The world of David Gordon Green’s “Joe” is all I ever knew and feared of my upbringing. Not my family, no, but some of my extended extended family, cousins second and third removed, and certainly in the lanes and miles that radiated outward from this small blot on the countryside. I did not come from those people in Kentucky but they lived down the road only a piece. Based on a novel by late Mississippi hardscrabble writer Larry Brown, and adapted by Gary Hawkins, a former professor of Green and director of “The Rough South Of Larry Brown,” Green encapsulates the ragged raw character of a stripe of dispossessed rural whites, their expressed, spoken condition as near an ache as to vernacular poetry. (In its obituary of Brown, the New York Times called the writer a chronicler of “the painful hope of the rural poor.”) Joe, played by Nicolas Cage in full ripe melancholy, is an ex-con who pines nearly every day for the sanctity and sanity of life behind bars. Joe is an ex-con of shaky temperance and even more shaky control of his temper. His life is half-a-hair away from eternal and unkillable chaos. But he struggles, from job to job, from drink to drink, from woman to woman. We meet him killing trees, leading a team that poisons then slashes them. There’s a rich line, “These trees are weak, they’re not strong trees,” which provides a bookend to an ending of pastoral hopefulness. He meets Gary, a bright kid (Tye Sheridan, “Mud”), kept down by a shiftless father who was once a rascal then an asshole on his way to becoming a worthless piece of hateful trash. In Gary, Joe sees a seedling to be preserved, trained as a sapling, to grow tall one day. It’s a ninety-two degree summer in this sun-kissed rural hell, beautiful, racked to ruin and ever more beautiful for that. Only a few things make it seem like it’s not the 1970s, and then you realize, it’s right now, but it’s not right now, it’s the South—Texas or Mississippi or Kentucky or where-have you—and it’s always the past. Fated clutter engulfs interiors: houses, stores, yards with trash pile high, too. It’s like low-light, low-life William Eggleston. And as a born-and-bred Southerner, I thrilled to the lilt and twang of so much of the dialogue. The fearsome, fearful refrain, “You’re not better than me” is invoked at the worst possible turn of events where you would want to hear that out of a threatened man.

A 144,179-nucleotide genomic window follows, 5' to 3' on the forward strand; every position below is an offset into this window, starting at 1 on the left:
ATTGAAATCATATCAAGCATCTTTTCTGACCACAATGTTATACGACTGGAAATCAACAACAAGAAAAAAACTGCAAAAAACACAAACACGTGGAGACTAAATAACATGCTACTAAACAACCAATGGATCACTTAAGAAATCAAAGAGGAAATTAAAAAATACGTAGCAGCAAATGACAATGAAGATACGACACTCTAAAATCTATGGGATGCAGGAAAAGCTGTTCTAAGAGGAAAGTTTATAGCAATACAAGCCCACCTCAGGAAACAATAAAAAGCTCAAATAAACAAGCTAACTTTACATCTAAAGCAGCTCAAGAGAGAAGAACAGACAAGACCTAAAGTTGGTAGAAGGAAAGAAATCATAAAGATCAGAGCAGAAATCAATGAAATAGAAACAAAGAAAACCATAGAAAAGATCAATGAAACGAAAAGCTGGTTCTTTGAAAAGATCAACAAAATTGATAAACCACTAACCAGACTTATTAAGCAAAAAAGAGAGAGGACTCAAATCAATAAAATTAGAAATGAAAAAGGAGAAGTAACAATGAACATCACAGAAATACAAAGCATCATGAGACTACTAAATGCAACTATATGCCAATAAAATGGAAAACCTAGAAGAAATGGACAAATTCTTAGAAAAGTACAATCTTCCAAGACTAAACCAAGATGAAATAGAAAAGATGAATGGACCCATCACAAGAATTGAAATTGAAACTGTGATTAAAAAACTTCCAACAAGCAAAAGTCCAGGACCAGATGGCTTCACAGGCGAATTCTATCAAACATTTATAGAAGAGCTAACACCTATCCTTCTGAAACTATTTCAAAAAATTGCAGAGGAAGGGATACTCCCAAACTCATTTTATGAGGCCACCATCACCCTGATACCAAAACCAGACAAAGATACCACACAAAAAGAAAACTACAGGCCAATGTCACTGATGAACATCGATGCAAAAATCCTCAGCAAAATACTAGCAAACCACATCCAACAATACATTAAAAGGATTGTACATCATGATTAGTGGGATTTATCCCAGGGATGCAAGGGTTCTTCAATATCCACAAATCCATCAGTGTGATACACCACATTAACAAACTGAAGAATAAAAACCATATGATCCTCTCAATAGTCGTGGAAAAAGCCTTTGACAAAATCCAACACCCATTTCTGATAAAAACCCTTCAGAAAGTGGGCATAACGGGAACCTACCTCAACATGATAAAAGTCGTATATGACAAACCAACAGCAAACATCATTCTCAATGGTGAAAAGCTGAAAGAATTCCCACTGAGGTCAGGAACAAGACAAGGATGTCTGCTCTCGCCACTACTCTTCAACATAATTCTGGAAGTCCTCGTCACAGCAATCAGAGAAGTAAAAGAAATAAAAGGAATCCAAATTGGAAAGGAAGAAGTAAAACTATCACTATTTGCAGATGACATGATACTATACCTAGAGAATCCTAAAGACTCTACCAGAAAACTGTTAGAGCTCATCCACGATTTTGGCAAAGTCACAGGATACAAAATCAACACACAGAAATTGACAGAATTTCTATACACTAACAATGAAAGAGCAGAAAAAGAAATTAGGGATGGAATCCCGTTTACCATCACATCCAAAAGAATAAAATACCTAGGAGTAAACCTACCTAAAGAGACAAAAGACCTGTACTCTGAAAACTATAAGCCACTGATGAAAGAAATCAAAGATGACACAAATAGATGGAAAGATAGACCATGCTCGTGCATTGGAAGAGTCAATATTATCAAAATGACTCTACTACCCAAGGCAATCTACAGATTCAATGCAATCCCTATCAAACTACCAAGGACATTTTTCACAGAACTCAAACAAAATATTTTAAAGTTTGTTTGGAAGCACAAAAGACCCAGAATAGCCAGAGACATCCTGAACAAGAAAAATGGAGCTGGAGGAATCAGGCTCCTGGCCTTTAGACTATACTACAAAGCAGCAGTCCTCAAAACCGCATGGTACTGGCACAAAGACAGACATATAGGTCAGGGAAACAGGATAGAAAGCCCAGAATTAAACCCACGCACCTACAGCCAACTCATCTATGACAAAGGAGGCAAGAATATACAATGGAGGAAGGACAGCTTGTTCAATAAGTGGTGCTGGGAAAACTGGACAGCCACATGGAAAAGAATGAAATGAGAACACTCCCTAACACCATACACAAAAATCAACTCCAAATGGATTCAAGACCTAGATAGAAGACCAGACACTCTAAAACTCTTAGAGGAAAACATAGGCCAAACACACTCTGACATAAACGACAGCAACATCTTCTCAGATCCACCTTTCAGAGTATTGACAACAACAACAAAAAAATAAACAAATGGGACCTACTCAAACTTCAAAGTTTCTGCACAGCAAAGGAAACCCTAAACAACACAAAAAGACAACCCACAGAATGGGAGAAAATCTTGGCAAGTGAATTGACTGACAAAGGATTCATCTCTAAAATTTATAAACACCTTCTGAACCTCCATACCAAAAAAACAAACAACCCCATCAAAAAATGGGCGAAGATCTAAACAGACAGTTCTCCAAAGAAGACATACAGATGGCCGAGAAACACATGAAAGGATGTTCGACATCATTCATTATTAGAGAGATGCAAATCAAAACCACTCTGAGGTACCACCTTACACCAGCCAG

“You gotta stand like you own land,” Joe tells Gary, and a sympathetic officer tells Joe, “You can’t be fist-fighting the law.” Joe’s sympathetic, too, cottons to the dilemmas of others: “Family’s all you got,” he tells the boy who has relations, but no family. Yet he forgives others their flaws, readily—“It ain’t his fault”—and he knows others don’t even have it as together as he does: “Probably ain’t nobody with any sense out tonight.” But later, Joe stews in his powerlessness: “Nothin’. There’s nothin’ I can do and I hate it.” Talking to Green recently, he agreed that his investment in the character of Kenny Powers makes it possible for him to linger over the distillate soul of Joe, a man who says, “I can’t get my hands dirty in ever little thing,” but who can reduce the particulars of his life this given week to the elegant summation, “I slapped some asshole at the bar the other night and he came and shot me.” What ought to be bleak is instead a report on the tender dramatic attentions of one of our most generous contemporary filmmakers. 117m. (Ray Pride)
“Joe” is now playing in limited release, including 600 North Michigan and South Barrington, as well as on demand. The trailer is below.
Ray Pride is Newcity’s film critic and a contributing editor to Filmmaker magazine.
His history of Chicago “Ghost Signs” in words and images will be published in Spring 2022.